2.50
Hdl Handle:
http://hdl.handle.net/10755/155049
Type:
Presentation
Title:
A Closer Look at Pediatric Falls
Abstract:
A Closer Look at Pediatric Falls
Conference Sponsor:Sigma Theta Tau International
Conference Year:2010
Author:Messmer, Patricia R., PhD, RN-BC, FAAN
P.I. Institution Name:Children's Mercy Hospitals and Clinics
Title:Director of Patient Care Services Research
Co-Authors:Patricia A. Jamerson, PhD, RN; Matt Hall, PhD; Michele Fix, RN, BSN; Cindy Asher, RN, CNS; Kathie Arbuckle, MT, (ASCP), MPA, CPHQ; Kathleen Adlard, MN, RN; Sharon Barton, APRN-BC, PhD; Crystal Bennett, RN; Anne M. Berger, PhD, MBA, RN, CPHQ; Carole Cooper
21st INRC [Research Presentation] Purpose: Although the Joint Commission (JC) and Institute of Medicine (IOM), identify inpatient falls as a significant patient safety risk, research regarding falls in pediatric settings is limited (Jamerson, 2009; Hill-Rodriguez, Messmer, 2008; Razmus, 2006; Graf, 2004; Cooper, 2007).  A prospective multi-site study of inpatient pediatric falls was sanctioned by Child Health Corporation of America (CHCA) to determine prevalence, fall characteristics and related injuries, based on Donabedian's structure-process-outcome model. Methods: A 70-item data collection tool (content validity established) was used in 26 CHCA pediatric hospitals to abstract data from occurrence reports, patient charts and staff interviews. Data analysis included calculated prevalence rates, descriptive statistics and regression analyses. Results: Over a six-month period, 770 pediatric falls were reported; prevalence rate-0.87/1000 patient days. Children who fell were early childhood age (39%), late childhood (32%); adolescence (24%) or infants (5%).   Of those who fell, 70.4% were without injury; 27.5% mild injuries; none suffered serious injury or death.  More falls occurred between noon-6pm with diagnosis of neurologic/developmental delay (21.2%) followed by respiratory (12.7%), gastrointestinal (11.1%); 74.3% were supervised by an adult during the fall.  Patients who fell were alert (86.6%), oriented (83.3%) and ambulating (27%).  History of falling, gender, impaired balance, sedation, and environmental conditions were not discriminating factors.   Over 50% of patients were identified at high risk using individual hospital's fall risk assessment tools; less than 29% used GRAF-PIF (12.5%), Humpty-Dumpty (10.4%), or CHAMP (5.7%) tools. Conclusion: Although fall prevalence rates are lower for pediatrics, as compared to adults, the results indicate that the pediatric fall risk tools need further refinement in an effort to address pediatric falls with adult supervision. These patients were alert, oriented, and ambulating, future research should delineate fall risk factors for pediatric patients, focusing on efforts to prevent serious injury through education and enhanced vigilance for all pediatric patients.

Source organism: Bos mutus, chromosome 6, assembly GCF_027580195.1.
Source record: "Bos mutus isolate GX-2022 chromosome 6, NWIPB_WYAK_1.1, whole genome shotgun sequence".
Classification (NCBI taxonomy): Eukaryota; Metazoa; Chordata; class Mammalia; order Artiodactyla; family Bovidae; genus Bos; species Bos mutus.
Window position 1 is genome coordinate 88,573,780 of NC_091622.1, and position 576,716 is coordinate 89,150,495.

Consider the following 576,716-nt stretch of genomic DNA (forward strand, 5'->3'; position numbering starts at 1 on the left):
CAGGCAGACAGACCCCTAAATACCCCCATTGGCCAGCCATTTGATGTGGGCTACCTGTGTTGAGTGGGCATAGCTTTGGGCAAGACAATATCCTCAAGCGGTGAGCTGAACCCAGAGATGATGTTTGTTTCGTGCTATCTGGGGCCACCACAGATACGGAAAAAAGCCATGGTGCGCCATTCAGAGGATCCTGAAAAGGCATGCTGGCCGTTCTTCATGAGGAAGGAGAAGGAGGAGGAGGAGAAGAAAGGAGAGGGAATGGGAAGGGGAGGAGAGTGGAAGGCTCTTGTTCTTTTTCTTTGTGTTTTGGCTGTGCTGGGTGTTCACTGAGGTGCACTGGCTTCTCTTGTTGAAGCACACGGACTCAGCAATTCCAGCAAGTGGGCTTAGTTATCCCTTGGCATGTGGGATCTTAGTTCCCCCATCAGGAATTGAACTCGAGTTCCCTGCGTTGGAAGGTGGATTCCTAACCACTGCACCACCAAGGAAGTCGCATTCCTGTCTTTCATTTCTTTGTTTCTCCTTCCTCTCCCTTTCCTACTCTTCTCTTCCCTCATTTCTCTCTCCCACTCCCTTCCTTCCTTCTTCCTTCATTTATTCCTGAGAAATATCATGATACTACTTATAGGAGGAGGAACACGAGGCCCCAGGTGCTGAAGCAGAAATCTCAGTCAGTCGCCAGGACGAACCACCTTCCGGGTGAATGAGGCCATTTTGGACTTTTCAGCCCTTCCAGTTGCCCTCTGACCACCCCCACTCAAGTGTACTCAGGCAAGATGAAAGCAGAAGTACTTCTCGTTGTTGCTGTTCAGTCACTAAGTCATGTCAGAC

Repository Posting Date:
26-Oct-2011
Date of Publication:
17-Oct-2011
Sponsors:
Sigma Theta Tau International

Full metadata record

DC FieldValue Language
dc.typePresentationen_GB
dc.titleA Closer Look at Pediatric Fallsen_GB
dc.identifier.urihttp://hdl.handle.net/10755/155049-